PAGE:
Trans Pacific Partnership (TPP)

This morning I submitted a letter to The Joint Standing Committee on Treaties, who are currently accepting submissions on the Trans Pacific Partnership (TPP).

My letter advocated that the TPP’s is not in Australia’s public interest and threatens our democracy.

I don’t know if my letter will make any difference, but when looking at the details of the deal, I feel a responsibility to do something.

Do you know much about the TPP? Are you for, or against? Why or why not?

For more information on the TPP (and the argument for & against) visit;

Treaty under consideration – Trans Pacific Partnership, Parliament of Australia –…/9_Febru…/Treaty_under_consideration…

Treaty tabled on 9 February 2016, Parliament of Australia –…/Comm…/Joint/Treaties/9_February_2016

The Trans-Pacific Partnership explained, Vox, 6 November 2015 –…/…/what-is-the-trans-pacific-partnership

Trans-Pacific Partnership will barely benefit Australia, says World Bank report, Sydney Morning Herald, 12 January 2016 –…/transpacific-partnership-will-barel…

17 responses to “Trans Pacific Partnership (TPP)

  1. NAFTA was sold to the American people on the following premise.
    This trade agreement would LIFT the wages and working conditions in Mexico, thereby increasing US trade to Mexico without hurting American workers. It would demand that goods not be “dumped” and that workers in Mexico would have comparable benefits as US workers. A win-win for all.
    Guess what? Workers in Mexico DO have comparable wages and benefits…because wages and benefits declined in the US due to the cheap Mexican labor competition. And business did thrive in Mexico…US businesses that left for cheaper costs.
    I don’t know much about the TPP but if anyone thinks that trade deals will help the consumer or worker I think you may be wrong. The governments that write these trade deals are not run by the consumer or worker. Not hard to figure out.

    • Very valid points and something that is currently on the minds of many people in relation to the TPP being implemented here in Australia (and relevant regions)

      Your example also demonstrates the importance of learning from past experience.

      Thanks for taking the time comment, Joseph. Much appreciated.

  2. We have similar legislation being perused at the moment too. Europe seem to be heavily in favour of it and even our UK Government seems to be in favour and yet I don’t understand why. This agreement puts far too much power in the hands of big business rather than Government. Can you imagine a firm like Monsanto suing the Government because it won’t allow them to poison water tables? That’s what it could amount to if it claimed it’s sales were being affected by legislation.
    All I can suggest is that there’s darker secret like Directorships for the current Government who don’t care what happens to future ones.
    It seems big business will stop at nothing to ensure it can sell anything it wants and then claim compensation if it doesn’t sell enough, claiming it’s the Government who have prevented it. We could never get rid of firms like Monsanto if these agreements are signed.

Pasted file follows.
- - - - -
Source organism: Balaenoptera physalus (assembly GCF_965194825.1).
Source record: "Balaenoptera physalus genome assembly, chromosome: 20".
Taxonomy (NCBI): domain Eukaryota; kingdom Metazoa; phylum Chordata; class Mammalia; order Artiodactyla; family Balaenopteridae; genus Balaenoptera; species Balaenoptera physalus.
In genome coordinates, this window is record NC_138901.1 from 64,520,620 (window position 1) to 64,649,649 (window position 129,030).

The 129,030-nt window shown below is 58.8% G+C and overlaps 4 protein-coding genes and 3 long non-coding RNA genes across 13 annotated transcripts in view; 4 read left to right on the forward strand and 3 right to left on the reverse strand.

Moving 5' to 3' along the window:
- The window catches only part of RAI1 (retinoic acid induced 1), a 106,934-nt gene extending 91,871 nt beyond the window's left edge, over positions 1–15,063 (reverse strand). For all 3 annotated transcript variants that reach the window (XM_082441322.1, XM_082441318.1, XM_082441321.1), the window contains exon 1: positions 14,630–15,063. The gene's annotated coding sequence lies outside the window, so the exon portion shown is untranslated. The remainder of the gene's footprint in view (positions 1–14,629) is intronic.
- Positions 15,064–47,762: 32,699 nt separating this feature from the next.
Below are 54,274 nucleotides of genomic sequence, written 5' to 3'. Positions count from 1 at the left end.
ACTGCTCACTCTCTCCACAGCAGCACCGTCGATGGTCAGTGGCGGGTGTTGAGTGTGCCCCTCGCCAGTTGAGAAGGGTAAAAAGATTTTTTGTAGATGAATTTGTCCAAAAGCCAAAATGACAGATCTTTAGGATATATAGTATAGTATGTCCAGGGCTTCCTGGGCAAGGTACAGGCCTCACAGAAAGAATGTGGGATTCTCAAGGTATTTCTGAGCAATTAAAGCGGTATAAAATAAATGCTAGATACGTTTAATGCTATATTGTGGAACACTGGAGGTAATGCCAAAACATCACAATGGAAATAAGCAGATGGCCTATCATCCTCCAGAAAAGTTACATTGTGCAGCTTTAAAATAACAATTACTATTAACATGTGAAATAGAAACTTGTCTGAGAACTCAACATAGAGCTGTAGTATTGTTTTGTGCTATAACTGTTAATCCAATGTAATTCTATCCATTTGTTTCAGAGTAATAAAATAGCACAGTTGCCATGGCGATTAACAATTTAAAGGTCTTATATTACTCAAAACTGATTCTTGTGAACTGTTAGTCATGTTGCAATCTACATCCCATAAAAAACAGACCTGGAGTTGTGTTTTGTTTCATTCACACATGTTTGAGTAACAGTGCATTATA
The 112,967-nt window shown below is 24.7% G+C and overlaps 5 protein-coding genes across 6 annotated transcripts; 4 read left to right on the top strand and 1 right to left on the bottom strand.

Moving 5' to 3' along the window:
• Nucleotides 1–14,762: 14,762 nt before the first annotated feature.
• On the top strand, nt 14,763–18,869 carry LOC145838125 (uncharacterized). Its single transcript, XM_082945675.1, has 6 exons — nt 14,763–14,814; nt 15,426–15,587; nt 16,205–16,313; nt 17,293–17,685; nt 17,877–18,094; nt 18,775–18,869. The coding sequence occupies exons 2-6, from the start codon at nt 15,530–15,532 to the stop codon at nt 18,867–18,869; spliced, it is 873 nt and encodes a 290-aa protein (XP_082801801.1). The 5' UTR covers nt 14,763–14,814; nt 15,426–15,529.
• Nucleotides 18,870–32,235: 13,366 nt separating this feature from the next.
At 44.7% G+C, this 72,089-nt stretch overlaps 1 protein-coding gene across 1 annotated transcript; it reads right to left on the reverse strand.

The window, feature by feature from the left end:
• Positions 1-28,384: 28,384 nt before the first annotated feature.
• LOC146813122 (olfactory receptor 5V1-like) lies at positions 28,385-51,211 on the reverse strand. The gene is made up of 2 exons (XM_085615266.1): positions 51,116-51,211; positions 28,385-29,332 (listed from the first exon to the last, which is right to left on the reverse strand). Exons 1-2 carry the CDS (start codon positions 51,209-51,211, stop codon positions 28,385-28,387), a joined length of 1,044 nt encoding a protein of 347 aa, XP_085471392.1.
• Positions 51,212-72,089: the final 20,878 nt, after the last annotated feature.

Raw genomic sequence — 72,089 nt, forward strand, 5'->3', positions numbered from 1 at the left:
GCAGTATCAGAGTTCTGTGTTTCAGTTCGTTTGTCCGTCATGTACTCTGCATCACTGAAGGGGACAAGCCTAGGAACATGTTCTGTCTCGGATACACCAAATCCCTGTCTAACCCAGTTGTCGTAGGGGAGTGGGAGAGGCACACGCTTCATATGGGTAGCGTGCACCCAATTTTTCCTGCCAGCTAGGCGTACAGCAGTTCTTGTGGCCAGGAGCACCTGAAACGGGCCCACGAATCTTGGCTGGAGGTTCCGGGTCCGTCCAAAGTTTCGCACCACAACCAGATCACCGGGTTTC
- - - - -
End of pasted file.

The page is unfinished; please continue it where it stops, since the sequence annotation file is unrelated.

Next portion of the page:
We must not allow them to be slipped in through the back door either like the UK Government tried recently while the news was focused elsewhere. Thank heavens for the House of Lords that people were so anxious to abandon not so long ago. Without them rejecting it, this might already have been signed.
    xxx Huge Hugs and good luck Miss Lou xxx

    • I think we have very similar thinking about this, David.

      I’m very concerned about the amount of power that big business has over our Government here in Australia (and it appears to be a theme systematic throughout the world.)

      I also hold grave concerns about Monsanto, so completely understand why you’ve used them as an example in your comment.

      Thanks for taking the time to comment, David. I appreciate it 🙂

      Miss Lou

  3. I applaud your action. 🙂 I recently signed an online petition about reductions in mental health spending. I don’t know if it made any difference, but last week the Minister decided ( out of the goodness of his heart we are led to believe) that we could have more funding in Christchurch. So better to try than not to try at all.

    • Thank you Gallivanta. I agree – better to try than not to try at all.

      Congratulations on the win you have had with regard to mental health spending. We also have a real problem with mental health in our country. Resources are constantly cut to services.

      I find this frustrating because when you have a mental illness, it affects every other aspect of your life, including the contributions we make to our communities. We need to be investing MORE not less.

      Then there’s priorities, right?

      Weighing this up against a $12.4 billion dollars worth of spending on 58 more F-35 Joint Strike Fighters (JSF) just doesn’t sit well with me.

      Particularly when it was recently reported that the jets have ejector seats that have a 1 in 4 chance of killing anyone under 135lbs AND that there are serious problems with it’s software. (Another post entirely)

      Thanks for taking the time to comment.


    • Properly reviewing our past policy decisions and having a clear list of Pros & Cons can be help inform future decisions.

      Sometimes with time and turnover in government, we can loose that important learning.

      Thanks for taking the time to comment Dan.


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